|Bobby Short's relationship to his hometown of
Danville, Illinois was, by all accounts, complex. Next to the singer himself,
Danville is the biggest character in Black and White Baby, Short's first volume of
His recollections of Danville are
full of contrasts: growing up in crushing poverty, but in a loving home where music and
creativity were encouraged; or dealing with institutional racism in a school system which
nonetheless had supportive teachers.
Bobby Short visits the library, March 3, 2001
by David Nolan)
Like many successful people who have worked
their way out of poverty, Short -- the epitome of New York sophistication --
never forgot his modest Midwest roots. He returned home frequently, and not
only for family visits. Beginning with a benefit concert for the Laura Lee Fellowship
House in 1964 and continuing into the 1990's, Bobby performed in Danville
several times to
raise money for charitable causes. While seeking to "give something
back" to his hometown, he earned the respect and gratitude of its
Above, Bobby's childhood homes: 1034 Robinson Street
(left), where he resided from his birth in 1926 until the early 1930's, when the
family moved up the street to 1135 Robinson (right). A third house at 627
North Oak Street, where the Shorts moved in 1936, no longer exists.
Above, Short's beloved Garfield Elementary
School. In 1997, he established the Bobby Short Scholarship through an
endowment to the Danville Area Community College Foundation. The scholarship is
awarded annually to a liberal arts student at DACC who graduated from
Garfield. An autographed photo (right) hangs in the school lobby.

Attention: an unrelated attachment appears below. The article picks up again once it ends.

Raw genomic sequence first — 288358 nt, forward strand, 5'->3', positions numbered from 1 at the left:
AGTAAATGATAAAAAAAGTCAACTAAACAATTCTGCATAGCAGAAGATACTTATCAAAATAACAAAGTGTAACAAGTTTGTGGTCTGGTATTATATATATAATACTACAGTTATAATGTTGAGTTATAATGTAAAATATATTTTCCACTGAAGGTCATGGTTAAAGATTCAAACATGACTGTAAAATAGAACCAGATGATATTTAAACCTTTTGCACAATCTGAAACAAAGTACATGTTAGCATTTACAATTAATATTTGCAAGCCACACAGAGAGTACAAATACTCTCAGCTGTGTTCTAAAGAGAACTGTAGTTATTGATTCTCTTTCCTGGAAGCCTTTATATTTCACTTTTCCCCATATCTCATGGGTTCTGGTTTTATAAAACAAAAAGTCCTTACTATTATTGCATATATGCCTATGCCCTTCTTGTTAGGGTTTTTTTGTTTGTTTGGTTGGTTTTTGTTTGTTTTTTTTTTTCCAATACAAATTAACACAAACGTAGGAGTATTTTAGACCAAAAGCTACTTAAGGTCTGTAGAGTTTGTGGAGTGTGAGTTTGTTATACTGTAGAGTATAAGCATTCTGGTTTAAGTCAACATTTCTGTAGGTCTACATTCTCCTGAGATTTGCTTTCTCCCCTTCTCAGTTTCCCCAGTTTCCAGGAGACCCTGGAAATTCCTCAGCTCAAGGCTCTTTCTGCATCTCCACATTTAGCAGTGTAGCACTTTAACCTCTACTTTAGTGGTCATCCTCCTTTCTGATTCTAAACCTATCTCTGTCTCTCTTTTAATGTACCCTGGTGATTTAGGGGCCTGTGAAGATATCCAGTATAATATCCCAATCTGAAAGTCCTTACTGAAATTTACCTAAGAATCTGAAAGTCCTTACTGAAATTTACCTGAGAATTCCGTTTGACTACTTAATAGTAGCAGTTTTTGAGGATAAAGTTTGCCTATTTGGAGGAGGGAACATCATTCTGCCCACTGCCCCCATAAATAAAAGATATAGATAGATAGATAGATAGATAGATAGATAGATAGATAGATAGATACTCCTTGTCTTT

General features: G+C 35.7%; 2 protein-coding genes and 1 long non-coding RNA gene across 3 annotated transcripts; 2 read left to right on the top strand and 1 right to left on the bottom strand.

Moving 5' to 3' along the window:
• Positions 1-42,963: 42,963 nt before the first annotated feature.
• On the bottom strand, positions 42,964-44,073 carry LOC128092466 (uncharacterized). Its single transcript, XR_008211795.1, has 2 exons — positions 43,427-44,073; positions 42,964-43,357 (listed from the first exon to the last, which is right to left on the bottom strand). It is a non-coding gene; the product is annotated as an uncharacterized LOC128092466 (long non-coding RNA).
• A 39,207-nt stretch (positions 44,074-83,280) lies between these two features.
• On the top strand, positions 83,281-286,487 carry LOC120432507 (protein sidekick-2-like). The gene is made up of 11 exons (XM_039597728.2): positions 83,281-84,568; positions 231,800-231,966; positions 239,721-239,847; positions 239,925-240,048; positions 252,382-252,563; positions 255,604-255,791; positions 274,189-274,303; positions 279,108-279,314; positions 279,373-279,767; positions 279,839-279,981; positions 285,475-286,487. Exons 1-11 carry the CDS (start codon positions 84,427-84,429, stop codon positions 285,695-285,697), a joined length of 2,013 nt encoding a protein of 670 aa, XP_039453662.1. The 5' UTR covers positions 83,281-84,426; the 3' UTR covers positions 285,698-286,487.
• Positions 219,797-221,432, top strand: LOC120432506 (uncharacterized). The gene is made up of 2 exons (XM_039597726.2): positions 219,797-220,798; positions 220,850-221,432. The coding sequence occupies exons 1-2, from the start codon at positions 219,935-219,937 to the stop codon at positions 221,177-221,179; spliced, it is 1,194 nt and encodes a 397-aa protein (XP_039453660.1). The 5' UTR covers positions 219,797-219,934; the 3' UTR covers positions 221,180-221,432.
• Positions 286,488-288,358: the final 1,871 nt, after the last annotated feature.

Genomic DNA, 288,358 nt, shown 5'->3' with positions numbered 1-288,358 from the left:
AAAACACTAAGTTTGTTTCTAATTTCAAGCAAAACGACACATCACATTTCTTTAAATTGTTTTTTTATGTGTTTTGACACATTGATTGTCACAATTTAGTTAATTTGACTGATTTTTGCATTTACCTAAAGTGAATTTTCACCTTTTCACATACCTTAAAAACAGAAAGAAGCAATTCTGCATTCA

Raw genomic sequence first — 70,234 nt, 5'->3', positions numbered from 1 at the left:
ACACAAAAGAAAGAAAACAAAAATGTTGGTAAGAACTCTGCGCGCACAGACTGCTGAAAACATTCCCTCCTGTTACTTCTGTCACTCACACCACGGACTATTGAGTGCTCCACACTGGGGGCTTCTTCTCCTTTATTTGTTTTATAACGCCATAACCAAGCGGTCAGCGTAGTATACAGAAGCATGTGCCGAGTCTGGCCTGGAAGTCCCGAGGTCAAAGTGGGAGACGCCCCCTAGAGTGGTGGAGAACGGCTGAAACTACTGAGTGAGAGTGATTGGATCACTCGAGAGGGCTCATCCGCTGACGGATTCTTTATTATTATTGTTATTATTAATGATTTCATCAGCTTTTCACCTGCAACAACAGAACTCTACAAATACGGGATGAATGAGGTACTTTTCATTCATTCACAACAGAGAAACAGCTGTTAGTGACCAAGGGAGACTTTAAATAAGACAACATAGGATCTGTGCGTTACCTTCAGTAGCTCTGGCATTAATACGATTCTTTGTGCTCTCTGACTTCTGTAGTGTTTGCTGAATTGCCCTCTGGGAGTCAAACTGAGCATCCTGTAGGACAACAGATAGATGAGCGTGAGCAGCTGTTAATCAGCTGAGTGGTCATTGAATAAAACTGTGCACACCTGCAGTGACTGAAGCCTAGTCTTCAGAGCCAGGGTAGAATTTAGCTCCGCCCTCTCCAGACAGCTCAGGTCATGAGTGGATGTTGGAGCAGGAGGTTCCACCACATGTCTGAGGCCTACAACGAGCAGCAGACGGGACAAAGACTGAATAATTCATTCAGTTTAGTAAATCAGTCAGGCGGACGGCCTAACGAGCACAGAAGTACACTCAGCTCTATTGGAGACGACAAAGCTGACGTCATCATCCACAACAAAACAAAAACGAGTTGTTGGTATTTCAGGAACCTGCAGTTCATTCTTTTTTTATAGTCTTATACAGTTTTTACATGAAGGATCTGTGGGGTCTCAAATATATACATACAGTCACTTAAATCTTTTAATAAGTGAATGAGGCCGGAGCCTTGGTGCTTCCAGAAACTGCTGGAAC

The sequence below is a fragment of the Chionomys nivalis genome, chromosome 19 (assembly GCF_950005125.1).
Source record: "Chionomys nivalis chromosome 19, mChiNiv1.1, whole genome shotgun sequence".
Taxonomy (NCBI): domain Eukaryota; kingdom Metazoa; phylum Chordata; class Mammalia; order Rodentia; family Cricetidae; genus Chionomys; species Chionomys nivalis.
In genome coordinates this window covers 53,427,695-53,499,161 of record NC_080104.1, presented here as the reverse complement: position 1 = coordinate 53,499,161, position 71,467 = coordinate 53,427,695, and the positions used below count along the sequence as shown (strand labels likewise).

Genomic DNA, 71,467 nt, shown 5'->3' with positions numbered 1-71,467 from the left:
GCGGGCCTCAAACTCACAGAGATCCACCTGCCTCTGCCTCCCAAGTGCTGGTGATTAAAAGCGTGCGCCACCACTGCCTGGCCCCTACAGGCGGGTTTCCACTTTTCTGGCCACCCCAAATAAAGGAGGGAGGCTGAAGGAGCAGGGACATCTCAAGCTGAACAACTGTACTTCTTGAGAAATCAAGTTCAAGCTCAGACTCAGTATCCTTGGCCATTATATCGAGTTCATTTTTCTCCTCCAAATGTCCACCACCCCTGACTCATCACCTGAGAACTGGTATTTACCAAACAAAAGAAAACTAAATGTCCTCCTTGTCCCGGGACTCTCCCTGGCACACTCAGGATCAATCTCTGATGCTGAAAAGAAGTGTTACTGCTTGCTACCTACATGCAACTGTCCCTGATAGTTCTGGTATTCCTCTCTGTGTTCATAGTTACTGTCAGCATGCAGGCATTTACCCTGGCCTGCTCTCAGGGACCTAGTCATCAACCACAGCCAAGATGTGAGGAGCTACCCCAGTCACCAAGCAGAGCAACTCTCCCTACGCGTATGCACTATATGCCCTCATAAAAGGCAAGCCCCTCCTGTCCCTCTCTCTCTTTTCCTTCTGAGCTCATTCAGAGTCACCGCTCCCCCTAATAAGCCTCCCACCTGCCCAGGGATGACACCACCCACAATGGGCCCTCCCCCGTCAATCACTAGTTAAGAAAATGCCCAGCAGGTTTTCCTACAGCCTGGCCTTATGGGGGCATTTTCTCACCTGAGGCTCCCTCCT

The Wolford Hotel, a Danville landmark. As a teenager, Bobby
performed in its upscale saloon. He returned in 1972 for a benefit performance for Lake View
Memorial Auxiliary Hospital. The Wolford is now a retirement home.
"Oh Rocket" in a 1941 yearbook
Marker on the corner of Gilbert & Fairchild Streets, Danville
proclamation, March 2, 2001, was
Bobby Short Day in Danville. A banquet honored Bobby for his work with the Danville
Community Public School Foundation. The next day he visited Danville Public Library,
where he talked with library staff and patrons.
Library Director Barb Nolan (above left) presented
Bobby with a plaque depicting the original Carnegie library -- the one he used as a child.
Showing Bobby Short this
website. (Photo by David Nolan)
(Photo by Matt Huber,
courtesy Danville Commercial News)
was to be honored at Danville High School on April 17, 2005. When he died just weeks before the event,
school decided to go on with the show and celebrate his
The DHS Jazz Band and Show Choir performed
songs by Cole Porter, Rodgers and Hart, and other songwriters whose
work Bobby helped immortalize.
"DHS Honors Robert Waltrip
Short -- Class of 1942," a short documentary by Craig Lindvahl,
was shown; and Reginald Short, Bobby's only surviving sibling,
addressed the crowd via a prerecorded greeting.
celebration ended with DHS Principal Gail Garner presenting several
students with a newly established Bobby Short
Above left, DHS band director Mark Lindvahl accompanies the jazz band underneath
posters of Bobby. Below, a ticket to the event.
July 22, 2005, Bobby Short's remains were returned to Danville for burial
beside his parents at Atherton Cemetery on Perrysville Road, south of
Danville. Several dozen friends and family members, including
Bobby's brother, Reginald, attended a brief service conducted by Pastor
(Story by Matt Williams, Photo by Rick Danzi, courtesy The
Below, in 2005, the McDonald's restaurant on Gilbert
Street in Danville was remodeled to showcase an impressive salute to famous
Danville natives with permanent displays of photographs and memorabilia.
on April 28, 2006, the collage Bobby Short at the Moving Picture Ball
was unveiled at the Danville Public Library. Created for Short
in the late 1960's by New York artist Richard Marshall Merkin, it was
acquired by the Nichols family of Danville at Christie's February 2006
auction of Short property, and they have generously placed it on long-term
loan to the library.
Bobby Short at the Moving
Picture Ball by Richard Marshall Merkin
Above, Steve, Cindy,
and Carol Nichols unveil the collage.
(Photo by David Nolan)
Bobby posing with the piece in his New York apartment, circa
(Photo courtesy Christie's